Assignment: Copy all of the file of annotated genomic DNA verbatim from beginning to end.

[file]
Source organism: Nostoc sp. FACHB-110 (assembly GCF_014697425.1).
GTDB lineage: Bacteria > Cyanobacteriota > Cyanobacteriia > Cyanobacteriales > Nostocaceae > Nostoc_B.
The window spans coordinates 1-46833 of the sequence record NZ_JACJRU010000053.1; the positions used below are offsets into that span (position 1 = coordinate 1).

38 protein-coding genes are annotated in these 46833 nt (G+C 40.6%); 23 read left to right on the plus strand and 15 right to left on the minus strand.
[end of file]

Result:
Source organism: Nostoc sp. FACHB-110 (assembly GCF_014697425.1).
GTDB lineage: Bacteria > Cyanobacteriota > Cyanobacteriia > Cyanobacteriales > Nostocaceae > Nostoc_B.
The window spans coordinates 1-46833 of the sequence record NZ_JACJRU010000053.1; the positions used below are offsets into that span (position 1 = coordinate 1).

38 protein-coding genes are annotated in these 46833 nt (G+C 40.6%); 23 read left to right on the plus strand and 15 right to left on the minus strand.